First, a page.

Theatre Local: Tell us a bit about your piece, what’s it about?
Marjorie Chan: It’s dim sum which many people are familiar with. In my circle of friends, it is usually a time to reconnect. Since I am in Hong Kong, I thought I would explore an artistic recreation of that feeling even though I am not there physically.
TL: What led you to create this piece?
MC: I’m fascinated by Small Audiences because, personally, I always enjoy being one of the lucky few who got to experience it. That’s what makes theatre magical. It’s ephemeral and once it’s gone, it’s gone!
TL: 5AM is really early/late, how do you feel about being presented at this time?
MC: I hope that people can be bribed with treats.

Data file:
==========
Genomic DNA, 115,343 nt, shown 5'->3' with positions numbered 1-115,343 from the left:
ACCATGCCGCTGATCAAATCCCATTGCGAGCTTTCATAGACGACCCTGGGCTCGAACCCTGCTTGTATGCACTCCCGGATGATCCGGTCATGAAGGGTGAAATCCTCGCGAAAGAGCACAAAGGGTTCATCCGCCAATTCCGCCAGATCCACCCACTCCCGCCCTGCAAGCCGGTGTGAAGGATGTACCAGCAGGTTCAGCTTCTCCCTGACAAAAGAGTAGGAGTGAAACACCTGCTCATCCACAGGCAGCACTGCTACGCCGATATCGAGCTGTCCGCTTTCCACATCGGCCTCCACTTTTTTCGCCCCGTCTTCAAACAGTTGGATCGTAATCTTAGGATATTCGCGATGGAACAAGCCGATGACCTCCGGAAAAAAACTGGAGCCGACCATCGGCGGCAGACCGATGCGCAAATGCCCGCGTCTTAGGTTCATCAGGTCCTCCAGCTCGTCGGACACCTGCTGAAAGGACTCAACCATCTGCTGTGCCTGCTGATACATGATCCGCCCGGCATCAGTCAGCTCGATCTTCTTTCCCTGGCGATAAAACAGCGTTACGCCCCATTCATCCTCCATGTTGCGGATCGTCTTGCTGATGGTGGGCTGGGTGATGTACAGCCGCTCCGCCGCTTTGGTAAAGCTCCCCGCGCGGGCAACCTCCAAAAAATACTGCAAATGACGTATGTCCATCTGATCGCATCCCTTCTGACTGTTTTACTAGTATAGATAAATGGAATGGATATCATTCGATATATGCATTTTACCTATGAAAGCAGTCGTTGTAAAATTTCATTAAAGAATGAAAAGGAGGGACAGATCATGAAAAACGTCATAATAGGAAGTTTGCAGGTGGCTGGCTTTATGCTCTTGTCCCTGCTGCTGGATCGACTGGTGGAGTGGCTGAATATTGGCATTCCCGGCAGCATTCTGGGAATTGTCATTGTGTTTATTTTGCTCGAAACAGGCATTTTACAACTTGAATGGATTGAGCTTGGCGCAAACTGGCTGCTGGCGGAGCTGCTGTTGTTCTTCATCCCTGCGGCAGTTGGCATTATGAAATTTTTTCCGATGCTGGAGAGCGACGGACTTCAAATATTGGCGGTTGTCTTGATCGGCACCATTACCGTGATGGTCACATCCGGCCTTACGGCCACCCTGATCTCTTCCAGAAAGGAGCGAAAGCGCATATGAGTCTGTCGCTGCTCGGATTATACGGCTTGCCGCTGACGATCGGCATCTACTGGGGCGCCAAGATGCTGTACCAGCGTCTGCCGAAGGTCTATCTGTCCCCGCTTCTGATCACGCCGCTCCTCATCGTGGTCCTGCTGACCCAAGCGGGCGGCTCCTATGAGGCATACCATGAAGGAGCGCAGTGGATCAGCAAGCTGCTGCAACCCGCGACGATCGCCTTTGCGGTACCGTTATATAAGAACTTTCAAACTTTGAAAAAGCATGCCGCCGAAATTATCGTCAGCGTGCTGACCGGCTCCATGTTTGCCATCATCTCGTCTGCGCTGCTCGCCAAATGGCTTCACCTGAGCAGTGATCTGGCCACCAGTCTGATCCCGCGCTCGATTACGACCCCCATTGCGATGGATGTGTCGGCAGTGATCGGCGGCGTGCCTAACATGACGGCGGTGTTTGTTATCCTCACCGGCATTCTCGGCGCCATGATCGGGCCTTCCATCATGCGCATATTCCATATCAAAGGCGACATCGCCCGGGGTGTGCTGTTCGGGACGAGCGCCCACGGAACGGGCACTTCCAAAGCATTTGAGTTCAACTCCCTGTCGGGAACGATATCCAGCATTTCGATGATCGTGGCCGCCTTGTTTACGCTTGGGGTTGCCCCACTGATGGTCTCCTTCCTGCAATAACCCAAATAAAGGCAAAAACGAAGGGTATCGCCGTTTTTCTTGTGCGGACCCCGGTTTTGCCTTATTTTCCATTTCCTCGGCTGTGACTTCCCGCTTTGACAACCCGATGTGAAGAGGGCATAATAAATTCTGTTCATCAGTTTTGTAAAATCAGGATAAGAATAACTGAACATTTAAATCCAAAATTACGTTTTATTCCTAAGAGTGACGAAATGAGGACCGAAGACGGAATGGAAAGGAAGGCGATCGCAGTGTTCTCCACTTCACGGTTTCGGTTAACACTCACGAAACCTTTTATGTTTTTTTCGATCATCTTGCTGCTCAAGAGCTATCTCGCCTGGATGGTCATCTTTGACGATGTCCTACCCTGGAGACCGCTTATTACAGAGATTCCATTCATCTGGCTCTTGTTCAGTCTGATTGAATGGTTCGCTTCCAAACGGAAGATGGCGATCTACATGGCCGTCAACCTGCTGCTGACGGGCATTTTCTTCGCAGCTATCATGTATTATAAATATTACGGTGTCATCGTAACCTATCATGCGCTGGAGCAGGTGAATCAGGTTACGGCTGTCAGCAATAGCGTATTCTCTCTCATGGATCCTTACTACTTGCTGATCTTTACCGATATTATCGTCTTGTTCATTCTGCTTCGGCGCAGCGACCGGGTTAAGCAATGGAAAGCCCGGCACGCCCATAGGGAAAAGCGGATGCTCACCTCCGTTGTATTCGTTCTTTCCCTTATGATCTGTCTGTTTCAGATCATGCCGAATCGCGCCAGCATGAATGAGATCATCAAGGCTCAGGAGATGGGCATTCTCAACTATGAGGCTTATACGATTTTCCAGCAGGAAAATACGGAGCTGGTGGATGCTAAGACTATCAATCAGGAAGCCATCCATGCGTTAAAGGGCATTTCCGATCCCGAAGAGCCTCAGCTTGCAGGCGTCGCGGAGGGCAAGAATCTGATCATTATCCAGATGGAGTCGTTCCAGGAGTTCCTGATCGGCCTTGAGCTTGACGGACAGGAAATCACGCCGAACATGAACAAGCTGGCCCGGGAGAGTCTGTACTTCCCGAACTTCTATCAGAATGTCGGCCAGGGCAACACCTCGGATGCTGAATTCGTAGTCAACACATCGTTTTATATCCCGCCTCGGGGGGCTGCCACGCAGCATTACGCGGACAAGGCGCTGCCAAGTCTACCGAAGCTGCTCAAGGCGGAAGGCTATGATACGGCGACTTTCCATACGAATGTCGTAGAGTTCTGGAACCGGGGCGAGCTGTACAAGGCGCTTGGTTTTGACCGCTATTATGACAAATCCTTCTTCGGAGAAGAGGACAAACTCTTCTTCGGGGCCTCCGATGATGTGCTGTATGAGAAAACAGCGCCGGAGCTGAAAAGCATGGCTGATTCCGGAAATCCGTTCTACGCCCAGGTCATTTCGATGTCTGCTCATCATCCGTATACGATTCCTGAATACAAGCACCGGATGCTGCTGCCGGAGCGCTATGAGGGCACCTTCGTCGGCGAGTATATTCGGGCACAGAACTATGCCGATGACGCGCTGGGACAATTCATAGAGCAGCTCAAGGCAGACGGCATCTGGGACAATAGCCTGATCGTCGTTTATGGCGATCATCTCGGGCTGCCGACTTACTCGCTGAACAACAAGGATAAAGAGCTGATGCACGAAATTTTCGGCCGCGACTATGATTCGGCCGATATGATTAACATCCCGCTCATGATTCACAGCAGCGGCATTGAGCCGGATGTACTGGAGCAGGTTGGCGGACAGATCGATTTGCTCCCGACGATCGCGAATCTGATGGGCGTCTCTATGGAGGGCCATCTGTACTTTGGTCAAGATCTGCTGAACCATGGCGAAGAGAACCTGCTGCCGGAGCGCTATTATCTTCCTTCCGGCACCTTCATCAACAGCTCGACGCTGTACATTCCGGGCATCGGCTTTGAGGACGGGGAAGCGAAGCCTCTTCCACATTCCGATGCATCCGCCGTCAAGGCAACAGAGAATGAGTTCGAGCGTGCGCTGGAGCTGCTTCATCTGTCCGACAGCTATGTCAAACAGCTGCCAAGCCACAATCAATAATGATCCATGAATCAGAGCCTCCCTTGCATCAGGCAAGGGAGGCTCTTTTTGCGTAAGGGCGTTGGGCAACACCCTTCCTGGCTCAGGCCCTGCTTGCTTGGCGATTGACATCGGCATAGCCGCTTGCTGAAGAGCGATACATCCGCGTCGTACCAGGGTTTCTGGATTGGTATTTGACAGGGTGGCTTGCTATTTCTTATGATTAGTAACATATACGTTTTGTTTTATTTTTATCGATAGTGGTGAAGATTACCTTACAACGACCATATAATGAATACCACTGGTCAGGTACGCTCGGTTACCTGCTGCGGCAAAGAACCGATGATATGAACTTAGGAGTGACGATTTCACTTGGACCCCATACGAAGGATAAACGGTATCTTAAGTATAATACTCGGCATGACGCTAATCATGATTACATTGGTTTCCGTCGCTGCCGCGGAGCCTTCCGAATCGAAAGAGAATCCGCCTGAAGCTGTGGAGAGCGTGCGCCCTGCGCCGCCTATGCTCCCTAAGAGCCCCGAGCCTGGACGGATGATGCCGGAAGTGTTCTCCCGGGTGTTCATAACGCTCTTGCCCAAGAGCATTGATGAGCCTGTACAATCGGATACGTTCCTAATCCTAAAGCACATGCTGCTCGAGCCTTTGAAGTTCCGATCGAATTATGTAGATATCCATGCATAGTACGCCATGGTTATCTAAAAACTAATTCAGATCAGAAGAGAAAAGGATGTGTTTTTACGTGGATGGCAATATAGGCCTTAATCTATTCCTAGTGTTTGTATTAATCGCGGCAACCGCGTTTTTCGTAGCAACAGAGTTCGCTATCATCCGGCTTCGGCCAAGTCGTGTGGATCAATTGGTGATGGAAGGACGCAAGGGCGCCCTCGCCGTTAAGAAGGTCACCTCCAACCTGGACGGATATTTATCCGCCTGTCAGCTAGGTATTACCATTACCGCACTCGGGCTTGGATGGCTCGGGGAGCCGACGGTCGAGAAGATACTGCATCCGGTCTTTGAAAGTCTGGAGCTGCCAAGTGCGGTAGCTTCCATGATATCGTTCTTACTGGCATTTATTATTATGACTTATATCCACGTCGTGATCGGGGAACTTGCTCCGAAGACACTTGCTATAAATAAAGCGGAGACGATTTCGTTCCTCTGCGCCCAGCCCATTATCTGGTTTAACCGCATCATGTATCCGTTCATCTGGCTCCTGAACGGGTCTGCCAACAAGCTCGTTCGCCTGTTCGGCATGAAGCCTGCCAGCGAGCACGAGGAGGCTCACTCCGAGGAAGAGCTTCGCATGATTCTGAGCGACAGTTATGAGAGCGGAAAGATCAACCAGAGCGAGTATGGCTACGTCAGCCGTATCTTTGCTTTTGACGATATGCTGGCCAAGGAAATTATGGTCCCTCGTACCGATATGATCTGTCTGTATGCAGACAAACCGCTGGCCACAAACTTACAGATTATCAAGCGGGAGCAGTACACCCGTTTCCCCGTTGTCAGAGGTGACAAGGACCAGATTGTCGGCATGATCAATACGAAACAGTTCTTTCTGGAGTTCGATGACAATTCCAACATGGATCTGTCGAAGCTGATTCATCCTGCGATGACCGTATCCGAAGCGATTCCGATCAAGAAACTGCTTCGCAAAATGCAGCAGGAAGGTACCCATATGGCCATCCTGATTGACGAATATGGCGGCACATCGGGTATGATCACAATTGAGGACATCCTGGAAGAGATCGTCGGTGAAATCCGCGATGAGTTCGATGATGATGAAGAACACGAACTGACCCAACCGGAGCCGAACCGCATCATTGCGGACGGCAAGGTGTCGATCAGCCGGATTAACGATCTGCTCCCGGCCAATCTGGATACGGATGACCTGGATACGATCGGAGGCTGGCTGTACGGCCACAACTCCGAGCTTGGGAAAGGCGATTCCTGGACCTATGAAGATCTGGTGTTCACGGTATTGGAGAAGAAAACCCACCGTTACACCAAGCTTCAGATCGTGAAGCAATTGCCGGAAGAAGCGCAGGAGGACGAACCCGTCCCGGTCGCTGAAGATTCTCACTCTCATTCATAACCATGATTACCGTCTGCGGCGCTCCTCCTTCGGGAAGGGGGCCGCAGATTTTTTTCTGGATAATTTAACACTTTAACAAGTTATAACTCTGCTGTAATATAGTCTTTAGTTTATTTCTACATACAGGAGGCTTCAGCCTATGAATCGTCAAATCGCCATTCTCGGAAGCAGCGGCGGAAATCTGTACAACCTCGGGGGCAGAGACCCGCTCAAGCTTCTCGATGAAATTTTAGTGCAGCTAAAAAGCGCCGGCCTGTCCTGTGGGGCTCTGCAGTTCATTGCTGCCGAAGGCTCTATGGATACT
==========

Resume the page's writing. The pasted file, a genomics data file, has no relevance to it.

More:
Marjorie is a multi-disciplinary theatre artist based in Toronto. As a writer, her works have been performed in the United States, Scotland, Hong Kong, Russia and across Canada. She has been in artist-in-residence with Tapestry New Opera, Cahoots Theatre Company, Theatre Direct Canada, SUNY (Geneseo, New York) and Theatre du Pif (Hong Kong). Most recently Marjorie assistant-directed Maria Stuarda (Pacific Opera Victoria) and A Synonym for Love (Volcano Theatre). Marjorie’s other direction has included Late (Obsidian Theatre) and the Asia Premiere of Knives in Hens for Theatre du Pif, in Hong Kong (Theatre Highlight of 2010, Best Actor – HK Libre Awards). A five-time nominee, Marjorie is the recipient of two Dora Awards, one each for acting and writing. She has also received the K.M. Hunter Artist’s Award in Theatre. Other notable nominations include the Governor General’s Literary Award for her playwriting debut, China Doll and the Canadian Citizen Award for her work with Crossing Gibraltar – a theatre program for young refugees. Current libretti-in-progress include a contemporary adaptation of Medea, with composer John Harris (Tapestry/Scottish Opera) and The Lesson of Da Ji, with composer Alice Ho (Toronto Masque Theatre). Current projects include directing A Doll’s House (in Cantonese/English) for Theatre du Pif in Hong Kong, and co-creating Fare Game: Life in Toronto’s Taxis, a documentary theatre show premiering at Theatre Passe Muraille November 2012.